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Virtualization - VMware To Cut its Hypervisor Price To Free
Blames the Economy - Not Microsoft - for Projected Shortfall
By: Maureen O'Gara
Jul. 31, 2008 09:00 PM
Two weeks after its co-founder and CEO Diane Greene was abruptly dismissed, VMware – now run by one of Microsoft’s old rulers, Paul Maritz – disclosed exactly how much under its promised 50% year-over-year growth 2008 is going to be.
It’s going to be 5%-8% short of the magic number.
Reason of course dictates that since 2008 is looking more and more like Armageddon, 42%-45% year-over-year growth may some day look heroic, but the punters didn’t think so Tuesday after they did a quick calculation and realized that VMware was saying that its growth in the second half would be just 30%, down from 61% in Q1 and 88% last year.
One analyst muttered something about “shocking margin compression.”
VMware earned $52 million, or 13 cents a share, in Q2 on revenues of $456 million, up 54% year-over-year – but below consensus of $458.6 million – and it reckons that this quarter’s revenues will only be between $462 million and $468 million with a GAAP operating margin of 11%-13%.
Wall Street wanted $497 million in Q3.
So Wall Street did what Wall Street does best these days and took another 15% off the virtualization leader’s already destroyed stock price in after-hours trading, pushing it down below 33 bucks.
Not much better now, this is uncharted territory for a company that only went public last summer, opened at $52 and jumped to $125 by October even though it’s steadily eroded 70% ever since Wall Street tumbled to the fact it would have to compete against Microsoft.
Maritz, a veteran of Microsoft’s epic battles for the browser, the server and the enterprise, the guy who by his own account wrote its play books, is there to see that VMware wins this battle.
Microsoft, he said, is “formidable, but it’s not invincible.” You just have to make yourself hard to catch. Keeping technologically ahead of Microsoft, he said, is the key to besting it.
However, Microsoft’s immediate threat to VMware is the free Hyper-V hypervisor that it’s bundling with Windows Server 2008 – sure it’s a subset of VMware’s technology and less mature but free, baby, free – so matching Microsoft’s price point, Maritz intends to make VMware’s ESXi hypervisor free by the end of the month in a market-broadening play.
ESXi currently costs between $495 and $1,090 depending on the level of support that goes with it. VMware will sell its VM Infrastructure widgetry on top of the free hypervisor hoping to rob Microsoft of SMB accounts. Microsoft doesn’t yet have what VMware can put on top of the hypervisor.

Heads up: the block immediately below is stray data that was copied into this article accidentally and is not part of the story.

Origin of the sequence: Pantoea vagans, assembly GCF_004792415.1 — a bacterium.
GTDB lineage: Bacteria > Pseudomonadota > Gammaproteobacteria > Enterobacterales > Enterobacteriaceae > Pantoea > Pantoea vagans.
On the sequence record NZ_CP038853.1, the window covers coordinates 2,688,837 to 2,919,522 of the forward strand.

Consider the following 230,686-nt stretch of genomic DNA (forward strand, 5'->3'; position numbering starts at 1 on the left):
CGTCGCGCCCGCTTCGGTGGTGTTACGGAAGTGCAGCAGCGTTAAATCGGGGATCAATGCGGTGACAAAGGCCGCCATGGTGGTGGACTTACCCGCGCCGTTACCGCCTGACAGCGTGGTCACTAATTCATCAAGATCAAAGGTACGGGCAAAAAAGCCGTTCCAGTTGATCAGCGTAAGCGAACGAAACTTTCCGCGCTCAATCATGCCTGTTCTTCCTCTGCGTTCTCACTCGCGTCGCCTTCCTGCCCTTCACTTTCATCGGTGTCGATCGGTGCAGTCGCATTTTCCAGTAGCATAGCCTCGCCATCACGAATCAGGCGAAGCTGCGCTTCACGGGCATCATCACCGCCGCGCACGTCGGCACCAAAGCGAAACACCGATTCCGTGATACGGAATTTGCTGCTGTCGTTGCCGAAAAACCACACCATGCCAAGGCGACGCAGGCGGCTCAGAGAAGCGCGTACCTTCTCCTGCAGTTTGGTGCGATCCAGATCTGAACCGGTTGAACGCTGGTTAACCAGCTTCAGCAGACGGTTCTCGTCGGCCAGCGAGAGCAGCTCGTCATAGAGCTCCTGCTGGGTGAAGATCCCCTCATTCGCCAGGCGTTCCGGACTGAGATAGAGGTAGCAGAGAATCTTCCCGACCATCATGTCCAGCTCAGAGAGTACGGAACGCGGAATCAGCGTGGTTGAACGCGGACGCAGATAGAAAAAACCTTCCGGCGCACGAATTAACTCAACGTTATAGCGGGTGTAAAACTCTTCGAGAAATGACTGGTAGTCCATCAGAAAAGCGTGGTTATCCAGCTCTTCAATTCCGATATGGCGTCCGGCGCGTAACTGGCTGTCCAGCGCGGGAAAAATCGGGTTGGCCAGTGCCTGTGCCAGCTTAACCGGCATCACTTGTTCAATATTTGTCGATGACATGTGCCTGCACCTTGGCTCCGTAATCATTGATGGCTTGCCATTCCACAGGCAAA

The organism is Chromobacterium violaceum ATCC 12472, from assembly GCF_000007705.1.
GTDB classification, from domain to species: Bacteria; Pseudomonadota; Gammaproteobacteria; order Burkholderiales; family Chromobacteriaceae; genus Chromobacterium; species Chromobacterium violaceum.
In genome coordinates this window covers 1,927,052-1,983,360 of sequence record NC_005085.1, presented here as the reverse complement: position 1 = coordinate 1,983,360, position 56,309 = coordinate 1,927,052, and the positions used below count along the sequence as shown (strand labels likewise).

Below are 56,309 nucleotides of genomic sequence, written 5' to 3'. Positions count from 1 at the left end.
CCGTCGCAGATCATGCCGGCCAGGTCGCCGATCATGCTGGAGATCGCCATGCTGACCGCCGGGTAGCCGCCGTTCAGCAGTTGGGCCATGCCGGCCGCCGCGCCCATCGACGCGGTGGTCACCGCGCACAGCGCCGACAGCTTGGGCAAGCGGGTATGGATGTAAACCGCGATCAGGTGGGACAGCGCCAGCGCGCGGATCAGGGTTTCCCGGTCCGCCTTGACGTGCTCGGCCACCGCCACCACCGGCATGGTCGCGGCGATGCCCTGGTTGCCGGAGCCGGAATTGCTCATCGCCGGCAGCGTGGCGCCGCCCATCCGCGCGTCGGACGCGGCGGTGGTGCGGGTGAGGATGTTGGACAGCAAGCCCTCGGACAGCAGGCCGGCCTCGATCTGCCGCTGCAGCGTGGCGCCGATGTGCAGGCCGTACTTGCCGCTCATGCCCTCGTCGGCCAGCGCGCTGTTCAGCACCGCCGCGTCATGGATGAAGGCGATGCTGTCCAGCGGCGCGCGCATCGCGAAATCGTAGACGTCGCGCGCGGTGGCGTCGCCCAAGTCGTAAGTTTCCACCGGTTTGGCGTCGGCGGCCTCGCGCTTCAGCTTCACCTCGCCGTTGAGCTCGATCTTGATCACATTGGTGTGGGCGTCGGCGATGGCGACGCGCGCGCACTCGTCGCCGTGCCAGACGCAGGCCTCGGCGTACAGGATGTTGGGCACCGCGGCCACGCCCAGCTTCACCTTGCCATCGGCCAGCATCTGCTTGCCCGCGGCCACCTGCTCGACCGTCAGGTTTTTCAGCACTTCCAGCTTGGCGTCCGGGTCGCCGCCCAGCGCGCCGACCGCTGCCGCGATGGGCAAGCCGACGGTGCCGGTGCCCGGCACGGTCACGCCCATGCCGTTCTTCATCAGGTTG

According to Maritz, VMware hasn’t lost a single deal to Microsoft.
The problem, said CFO Mark Peek, is with the macro-economy and the impact uncertainty and fear are having on the behavior of enterprise accounts.
Given its experience in Q4, VMware was expecting to do a bang-up business in Enterprise License Agreements (ELAs) this year, essentially trading a margin-sacrificing discount for more product than an account could immediately use and letting it deploy at will.
But the bottom dropped out of ELAs in Q2, Peek said, denying that either VMware’s channel or OEM business was slowing down too, an assertion that analysts may or may not buy considering ELAs, something VMware started in 2Q07, only represent 20% of its revenues.
Peek, however, stuck to his story of lengthening sales cycles, delayed closings and piecemeal purchasing by corporate, offering as an example an enterprise deal that was supposed to bring in $2 million in June winding up as a $300,000 channel sale.
When asked if the weakness corresponded to verticals, he
said, no, it was geographical, starting in the
So to bring costs more in line with reality, Maritz has declared what he called a “hiring pause,” limiting new recruits to strategic hires after a year of exponential growth in the company’s headcount.
The company also needs to open up the BRIC countries and Asia-Pacific, he said, places where it has yet to have much penetration.
Software license revenue were up 39% year-over-year in Q2 to $284 million and service revenues, which include support, subscription and professional services, came in at $172 million, up 85% year-over-year.
Deferred revenues stand at $721 million, up 74% year-over-year, with deferred licenses accounting for $27 million. The pipeline is said to be “healthy.”
According to Maritz VMware has all the making of a great company, one that changes the way people do computing.
It’s moved from the simple hypervisor that isolates the operating system from the underlying hardware, to a virtual infrastructure, and is now – he said, dropping the latest hot buzzword – “on the threshold of a major new opportunity – as customers begin to leverage VMware as both the on-ramp to the Cloud and for key elements of the Cloud itself.” Revenue-driving cloud announcements are set for September.
VMware’s technical people are as good as anything Microsoft’s got but now that it’s approaching $2 billion, he said, it needs to execute on multiple fronts simultaneously and “fire on all cylinders.”
Maritz tackled the “trauma” of VMware losing Diane Greene
and the morale issue head on. So far, he said, the company hadn’t lost anybody
and to make him more palatable the company is going to swap the staff’s underwater
options for new ones – hopefully this quarter but at least by the end of the
year. That ought to make him popular.
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